Everyday people, learning together, sharing cultural expression to make long-term change.

 The Southwest Folklife Alliance brings a folklorist’s lens to Participatory Action Research (PAR). 

We welcome you to this learning space. Deepen your understanding of Participatory Action Research, connect to community-based traditions and folklife, and discover how a folklife approach to participatory research can open up space for creativity, community wellbeing, self-determination, social change, radical imagination and racial justice. 

The Folklife PAR Network was initiated through a partnership with the Surdna Foundation’s Thriving Cultures program, which aimed to invest in researchers of color to interpret and disseminate knowledge about the work of artists and to build more equitable research infrastructures. Ongoing partnerships with Surdna and with the National Association of Latino Arts and Culture sustain this work. 

Participatory Action Research (PAR)

Participatory Action Research: 

Participatory Action Research (PAR) challenges the idea that only academics or trained professionals can do research. It recognizes that people whose lives are most affected by inequities, barriers, and problems already hold deep knowledge through their own lived experience. Information is power, and through PAR, everyday people can learn to reflect on, investigate, share, and analyze their own situation to produce accurate information. That information can then inform collaboration action to create lasting solutions and change.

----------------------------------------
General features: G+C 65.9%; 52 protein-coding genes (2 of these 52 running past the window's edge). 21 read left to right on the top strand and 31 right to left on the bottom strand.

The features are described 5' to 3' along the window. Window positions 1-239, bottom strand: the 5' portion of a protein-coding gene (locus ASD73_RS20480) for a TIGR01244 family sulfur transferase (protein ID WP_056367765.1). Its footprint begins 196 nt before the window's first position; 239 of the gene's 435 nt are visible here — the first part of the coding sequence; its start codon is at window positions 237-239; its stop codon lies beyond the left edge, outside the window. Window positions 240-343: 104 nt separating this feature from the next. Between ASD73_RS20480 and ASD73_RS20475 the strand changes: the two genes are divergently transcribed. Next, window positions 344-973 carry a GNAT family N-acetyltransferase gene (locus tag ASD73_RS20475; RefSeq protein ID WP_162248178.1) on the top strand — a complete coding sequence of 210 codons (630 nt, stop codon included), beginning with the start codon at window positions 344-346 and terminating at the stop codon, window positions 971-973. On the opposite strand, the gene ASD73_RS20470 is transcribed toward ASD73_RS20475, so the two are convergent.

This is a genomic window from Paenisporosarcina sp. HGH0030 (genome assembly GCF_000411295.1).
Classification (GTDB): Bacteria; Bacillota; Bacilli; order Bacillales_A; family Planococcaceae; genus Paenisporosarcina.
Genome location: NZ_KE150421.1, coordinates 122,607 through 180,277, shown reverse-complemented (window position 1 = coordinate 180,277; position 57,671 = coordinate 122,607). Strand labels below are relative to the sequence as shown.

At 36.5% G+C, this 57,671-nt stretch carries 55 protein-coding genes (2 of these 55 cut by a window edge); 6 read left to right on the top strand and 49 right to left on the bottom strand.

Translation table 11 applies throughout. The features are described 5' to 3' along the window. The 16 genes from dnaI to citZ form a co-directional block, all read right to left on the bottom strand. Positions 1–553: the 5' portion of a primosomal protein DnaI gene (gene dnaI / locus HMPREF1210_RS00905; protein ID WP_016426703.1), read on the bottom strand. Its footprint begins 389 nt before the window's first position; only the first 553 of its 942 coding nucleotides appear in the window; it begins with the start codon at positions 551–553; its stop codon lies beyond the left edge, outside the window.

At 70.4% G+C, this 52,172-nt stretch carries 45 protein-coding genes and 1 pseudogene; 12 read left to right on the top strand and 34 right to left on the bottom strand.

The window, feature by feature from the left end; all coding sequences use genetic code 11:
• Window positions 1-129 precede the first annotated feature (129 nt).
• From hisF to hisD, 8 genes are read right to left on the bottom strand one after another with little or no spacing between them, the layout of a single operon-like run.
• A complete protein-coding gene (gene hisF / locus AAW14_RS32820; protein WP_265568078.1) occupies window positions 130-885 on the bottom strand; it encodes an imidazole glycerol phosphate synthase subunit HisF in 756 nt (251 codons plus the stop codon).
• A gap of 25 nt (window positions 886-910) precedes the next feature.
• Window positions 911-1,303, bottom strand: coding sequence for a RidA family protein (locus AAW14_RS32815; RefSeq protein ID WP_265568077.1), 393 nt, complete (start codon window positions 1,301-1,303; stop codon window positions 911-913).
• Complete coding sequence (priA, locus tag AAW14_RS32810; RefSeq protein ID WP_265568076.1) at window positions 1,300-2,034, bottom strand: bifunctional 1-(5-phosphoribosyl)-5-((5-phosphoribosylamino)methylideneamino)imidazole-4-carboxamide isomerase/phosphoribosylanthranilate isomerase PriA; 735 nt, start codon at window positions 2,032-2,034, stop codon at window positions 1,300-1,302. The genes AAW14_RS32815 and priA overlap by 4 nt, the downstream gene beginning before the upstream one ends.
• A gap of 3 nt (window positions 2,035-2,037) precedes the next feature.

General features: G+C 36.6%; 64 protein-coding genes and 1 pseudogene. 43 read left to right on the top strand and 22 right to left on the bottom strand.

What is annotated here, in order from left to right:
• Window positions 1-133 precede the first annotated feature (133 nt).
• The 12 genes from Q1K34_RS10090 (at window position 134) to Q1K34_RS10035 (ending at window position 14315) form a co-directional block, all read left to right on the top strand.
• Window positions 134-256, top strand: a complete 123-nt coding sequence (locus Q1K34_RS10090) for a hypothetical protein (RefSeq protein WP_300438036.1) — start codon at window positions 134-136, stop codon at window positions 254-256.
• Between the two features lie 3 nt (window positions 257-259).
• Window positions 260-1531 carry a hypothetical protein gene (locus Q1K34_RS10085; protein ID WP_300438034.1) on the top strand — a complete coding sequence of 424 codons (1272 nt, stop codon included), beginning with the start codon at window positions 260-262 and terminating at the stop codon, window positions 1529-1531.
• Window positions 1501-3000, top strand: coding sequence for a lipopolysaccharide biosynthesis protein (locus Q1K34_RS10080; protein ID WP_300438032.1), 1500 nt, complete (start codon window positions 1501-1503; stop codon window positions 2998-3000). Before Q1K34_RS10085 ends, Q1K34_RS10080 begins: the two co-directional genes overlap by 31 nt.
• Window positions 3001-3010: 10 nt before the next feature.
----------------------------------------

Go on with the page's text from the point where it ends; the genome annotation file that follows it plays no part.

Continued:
Southwest Folklife Alliance (SFA)

Our mission is to build more vibrant and equitable communities by celebrating the everyday expressions of culture, heritage, and diversity in the Greater Southwest. While we utilize the tools of the folklorist to document culture, our north star is not the production of ethnographies, but the creation of a plural society, free of racial discrimination, violence, cultural and economic inequity.

Our work matters when:

  • There is respect for the everyday cultural expressions within communities, particularly the less invisible practices that bring meaning to our lives;
  • Communities and neighborhoods are utilizing the tools of cultural documentation to build social capital and strengthen democratic participation;
  • Residents across a broad spectrum of ethnic, racial, social and economic levels learn skills of cultural documentation for personal enrichment and social action;
  • Cultural partners and advocates come together to increase collaboration and craft innovative culture based models to address intractable social problems.

Southwest Folklife Alliance (SFA) is an affiliate non-profit organization of the University of Arizona, housed within the College of Social and Behavioral Sciences, and the designated Folk Arts Partner of the Arizona Commission on the Arts with the support of the National Endowment of the Arts.